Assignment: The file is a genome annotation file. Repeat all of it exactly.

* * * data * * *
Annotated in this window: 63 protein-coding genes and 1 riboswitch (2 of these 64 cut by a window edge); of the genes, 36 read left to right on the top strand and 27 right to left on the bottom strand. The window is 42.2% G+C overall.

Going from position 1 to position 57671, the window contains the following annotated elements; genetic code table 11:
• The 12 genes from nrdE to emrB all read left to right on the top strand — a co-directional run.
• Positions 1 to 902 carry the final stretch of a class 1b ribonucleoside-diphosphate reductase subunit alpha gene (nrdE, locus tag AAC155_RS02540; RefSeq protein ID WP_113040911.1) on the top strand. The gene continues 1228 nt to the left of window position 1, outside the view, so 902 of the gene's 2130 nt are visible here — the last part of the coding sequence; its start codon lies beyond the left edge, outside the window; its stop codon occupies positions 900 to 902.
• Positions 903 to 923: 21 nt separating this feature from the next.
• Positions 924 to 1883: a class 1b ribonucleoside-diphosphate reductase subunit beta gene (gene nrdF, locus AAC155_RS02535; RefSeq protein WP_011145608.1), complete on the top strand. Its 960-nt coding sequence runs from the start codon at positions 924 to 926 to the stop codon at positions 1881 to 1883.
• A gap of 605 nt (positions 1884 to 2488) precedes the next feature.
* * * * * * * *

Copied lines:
Annotated in this window: 63 protein-coding genes and 1 riboswitch (2 of these 64 cut by a window edge); of the genes, 36 read left to right on the top strand and 27 right to left on the bottom strand. The window is 42.2% G+C overall.

Going from position 1 to position 57671, the window contains the following annotated elements; genetic code table 11:
• The 12 genes from nrdE to emrB all read left to right on the top strand — a co-directional run.
• Positions 1 to 902 carry the final stretch of a class 1b ribonucleoside-diphosphate reductase subunit alpha gene (nrdE, locus tag AAC155_RS02540; RefSeq protein ID WP_113040911.1) on the top strand. The gene continues 1228 nt to the left of window position 1, outside the view, so 902 of the gene's 2130 nt are visible here — the last part of the coding sequence; its start codon lies beyond the left edge, outside the window; its stop codon occupies positions 900 to 902.
• Positions 903 to 923: 21 nt separating this feature from the next.
• Positions 924 to 1883: a class 1b ribonucleoside-diphosphate reductase subunit beta gene (gene nrdF, locus AAC155_RS02535; RefSeq protein WP_011145608.1), complete on the top strand. Its 960-nt coding sequence runs from the start codon at positions 924 to 926 to the stop codon at positions 1881 to 1883.
• A gap of 605 nt (positions 1884 to 2488) precedes the next feature.